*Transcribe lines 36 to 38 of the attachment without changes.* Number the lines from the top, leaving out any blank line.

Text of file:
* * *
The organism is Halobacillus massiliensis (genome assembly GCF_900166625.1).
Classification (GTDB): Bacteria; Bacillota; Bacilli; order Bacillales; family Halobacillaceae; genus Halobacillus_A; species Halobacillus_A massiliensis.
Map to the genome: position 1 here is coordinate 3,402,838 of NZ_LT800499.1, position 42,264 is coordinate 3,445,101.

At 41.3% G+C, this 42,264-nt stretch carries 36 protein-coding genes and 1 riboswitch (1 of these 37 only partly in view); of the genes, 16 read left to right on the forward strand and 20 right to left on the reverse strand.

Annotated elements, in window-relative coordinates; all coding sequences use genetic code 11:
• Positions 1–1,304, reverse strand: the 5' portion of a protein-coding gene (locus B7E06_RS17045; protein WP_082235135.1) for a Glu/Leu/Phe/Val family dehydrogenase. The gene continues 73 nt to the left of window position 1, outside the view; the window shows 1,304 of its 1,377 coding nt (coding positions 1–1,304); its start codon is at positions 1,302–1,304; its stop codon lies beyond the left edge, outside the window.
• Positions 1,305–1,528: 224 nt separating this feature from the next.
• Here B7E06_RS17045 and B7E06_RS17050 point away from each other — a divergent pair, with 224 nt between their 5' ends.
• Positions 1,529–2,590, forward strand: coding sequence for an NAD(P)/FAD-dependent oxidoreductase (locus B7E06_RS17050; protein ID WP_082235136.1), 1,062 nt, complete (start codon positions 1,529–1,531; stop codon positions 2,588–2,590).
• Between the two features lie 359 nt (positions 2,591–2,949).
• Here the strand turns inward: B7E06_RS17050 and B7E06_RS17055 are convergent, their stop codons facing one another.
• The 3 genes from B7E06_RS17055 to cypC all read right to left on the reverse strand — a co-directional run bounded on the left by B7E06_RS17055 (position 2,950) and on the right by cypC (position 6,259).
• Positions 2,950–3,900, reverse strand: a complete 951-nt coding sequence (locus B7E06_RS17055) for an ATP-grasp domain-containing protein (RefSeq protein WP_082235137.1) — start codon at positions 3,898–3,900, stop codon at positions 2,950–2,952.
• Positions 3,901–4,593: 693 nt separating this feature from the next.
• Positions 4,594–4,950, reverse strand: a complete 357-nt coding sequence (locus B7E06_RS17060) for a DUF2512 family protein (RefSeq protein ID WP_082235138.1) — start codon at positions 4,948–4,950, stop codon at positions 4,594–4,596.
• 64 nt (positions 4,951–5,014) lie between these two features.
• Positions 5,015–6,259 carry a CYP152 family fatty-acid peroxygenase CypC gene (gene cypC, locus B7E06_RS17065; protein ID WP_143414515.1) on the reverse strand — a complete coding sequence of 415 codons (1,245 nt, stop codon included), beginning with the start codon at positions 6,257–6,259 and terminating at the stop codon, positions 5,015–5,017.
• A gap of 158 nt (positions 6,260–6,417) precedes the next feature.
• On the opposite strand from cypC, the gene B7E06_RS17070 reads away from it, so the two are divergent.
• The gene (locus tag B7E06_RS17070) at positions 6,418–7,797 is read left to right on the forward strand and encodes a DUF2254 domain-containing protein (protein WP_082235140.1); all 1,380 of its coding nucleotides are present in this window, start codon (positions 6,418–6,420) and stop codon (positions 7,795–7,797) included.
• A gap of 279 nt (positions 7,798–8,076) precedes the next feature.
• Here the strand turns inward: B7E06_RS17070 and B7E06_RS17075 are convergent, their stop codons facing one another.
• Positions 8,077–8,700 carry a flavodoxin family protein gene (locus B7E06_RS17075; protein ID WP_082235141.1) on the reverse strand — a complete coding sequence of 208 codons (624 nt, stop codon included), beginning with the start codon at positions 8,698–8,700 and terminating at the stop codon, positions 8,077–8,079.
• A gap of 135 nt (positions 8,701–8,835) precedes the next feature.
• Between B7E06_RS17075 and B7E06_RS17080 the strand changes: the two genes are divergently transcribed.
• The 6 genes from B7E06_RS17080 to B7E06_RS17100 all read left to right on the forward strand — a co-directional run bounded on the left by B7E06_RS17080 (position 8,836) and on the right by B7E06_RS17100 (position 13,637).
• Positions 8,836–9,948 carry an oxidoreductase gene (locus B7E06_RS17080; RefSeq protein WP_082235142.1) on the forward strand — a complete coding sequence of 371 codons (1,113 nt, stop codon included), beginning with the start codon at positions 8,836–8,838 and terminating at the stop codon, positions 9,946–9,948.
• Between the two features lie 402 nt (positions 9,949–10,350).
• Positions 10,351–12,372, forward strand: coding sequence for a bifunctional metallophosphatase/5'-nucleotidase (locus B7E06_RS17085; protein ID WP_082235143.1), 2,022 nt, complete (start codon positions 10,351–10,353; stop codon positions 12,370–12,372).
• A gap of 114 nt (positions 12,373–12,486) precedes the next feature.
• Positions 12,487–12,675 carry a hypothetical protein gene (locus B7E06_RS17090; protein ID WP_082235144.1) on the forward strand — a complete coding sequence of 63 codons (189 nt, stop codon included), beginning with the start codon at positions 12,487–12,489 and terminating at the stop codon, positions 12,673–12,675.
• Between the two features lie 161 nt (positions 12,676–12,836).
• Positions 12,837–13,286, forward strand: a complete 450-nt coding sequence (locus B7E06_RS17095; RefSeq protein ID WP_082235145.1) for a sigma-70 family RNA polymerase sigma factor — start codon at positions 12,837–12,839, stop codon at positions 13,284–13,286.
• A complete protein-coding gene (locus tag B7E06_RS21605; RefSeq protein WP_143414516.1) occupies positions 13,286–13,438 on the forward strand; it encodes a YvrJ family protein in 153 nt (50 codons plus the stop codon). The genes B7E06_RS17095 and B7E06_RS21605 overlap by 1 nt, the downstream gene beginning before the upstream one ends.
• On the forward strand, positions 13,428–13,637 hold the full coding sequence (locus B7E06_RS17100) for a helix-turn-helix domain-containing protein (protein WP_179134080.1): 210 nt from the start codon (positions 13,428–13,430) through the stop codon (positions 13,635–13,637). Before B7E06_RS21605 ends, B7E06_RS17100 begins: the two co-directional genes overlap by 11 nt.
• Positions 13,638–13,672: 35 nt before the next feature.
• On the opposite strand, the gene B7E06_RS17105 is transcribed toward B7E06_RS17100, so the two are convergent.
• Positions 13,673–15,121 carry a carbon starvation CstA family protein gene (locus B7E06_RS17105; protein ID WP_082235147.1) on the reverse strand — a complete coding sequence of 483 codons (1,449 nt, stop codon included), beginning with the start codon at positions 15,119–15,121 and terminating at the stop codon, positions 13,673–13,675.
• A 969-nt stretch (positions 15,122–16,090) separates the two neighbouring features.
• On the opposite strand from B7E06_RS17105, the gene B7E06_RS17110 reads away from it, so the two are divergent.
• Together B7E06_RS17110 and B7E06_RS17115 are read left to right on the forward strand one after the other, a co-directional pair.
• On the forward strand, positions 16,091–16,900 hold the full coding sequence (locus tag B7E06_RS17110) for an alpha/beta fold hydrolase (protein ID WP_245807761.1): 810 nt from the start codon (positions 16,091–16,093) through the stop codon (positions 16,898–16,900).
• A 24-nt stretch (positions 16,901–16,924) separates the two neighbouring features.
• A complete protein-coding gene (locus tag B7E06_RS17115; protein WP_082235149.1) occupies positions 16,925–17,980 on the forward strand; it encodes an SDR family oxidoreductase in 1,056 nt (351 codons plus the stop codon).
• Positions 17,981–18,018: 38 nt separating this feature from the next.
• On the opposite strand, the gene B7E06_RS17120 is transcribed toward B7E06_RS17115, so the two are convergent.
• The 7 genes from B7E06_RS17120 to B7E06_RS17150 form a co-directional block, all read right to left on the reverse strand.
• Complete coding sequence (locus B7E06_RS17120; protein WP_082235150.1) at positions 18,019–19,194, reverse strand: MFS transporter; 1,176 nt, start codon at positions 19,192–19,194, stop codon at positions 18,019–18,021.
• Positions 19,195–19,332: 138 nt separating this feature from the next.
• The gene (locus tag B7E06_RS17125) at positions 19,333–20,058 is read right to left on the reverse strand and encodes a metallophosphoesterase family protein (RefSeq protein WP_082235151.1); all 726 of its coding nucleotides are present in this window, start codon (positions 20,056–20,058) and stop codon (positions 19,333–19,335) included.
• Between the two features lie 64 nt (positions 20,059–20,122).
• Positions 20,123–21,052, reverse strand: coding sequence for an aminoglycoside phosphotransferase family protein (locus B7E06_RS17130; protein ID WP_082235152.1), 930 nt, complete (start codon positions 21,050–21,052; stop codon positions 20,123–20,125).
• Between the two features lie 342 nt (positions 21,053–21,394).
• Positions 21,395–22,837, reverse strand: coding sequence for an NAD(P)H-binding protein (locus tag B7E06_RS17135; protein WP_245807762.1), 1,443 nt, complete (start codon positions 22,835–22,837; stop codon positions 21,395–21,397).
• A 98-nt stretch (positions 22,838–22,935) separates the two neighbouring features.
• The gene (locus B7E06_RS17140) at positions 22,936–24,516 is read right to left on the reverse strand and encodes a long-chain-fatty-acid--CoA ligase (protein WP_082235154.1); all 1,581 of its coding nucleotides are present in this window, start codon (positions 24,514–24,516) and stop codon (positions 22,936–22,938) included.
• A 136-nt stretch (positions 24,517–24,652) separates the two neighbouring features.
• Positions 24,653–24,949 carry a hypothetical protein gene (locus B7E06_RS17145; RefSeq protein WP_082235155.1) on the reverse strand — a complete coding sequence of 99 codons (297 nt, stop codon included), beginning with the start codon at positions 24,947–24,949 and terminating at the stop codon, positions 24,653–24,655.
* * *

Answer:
• Positions 13,638–13,672: 35 nt before the next feature.
• On the opposite strand, the gene B7E06_RS17105 is transcribed toward B7E06_RS17100, so the two are convergent.
• Positions 13,673–15,121 carry a carbon starvation CstA family protein gene (locus B7E06_RS17105; protein ID WP_082235147.1) on the reverse strand — a complete coding sequence of 483 codons (1,449 nt, stop codon included), beginning with the start codon at positions 15,119–15,121 and terminating at the stop codon, positions 13,673–13,675.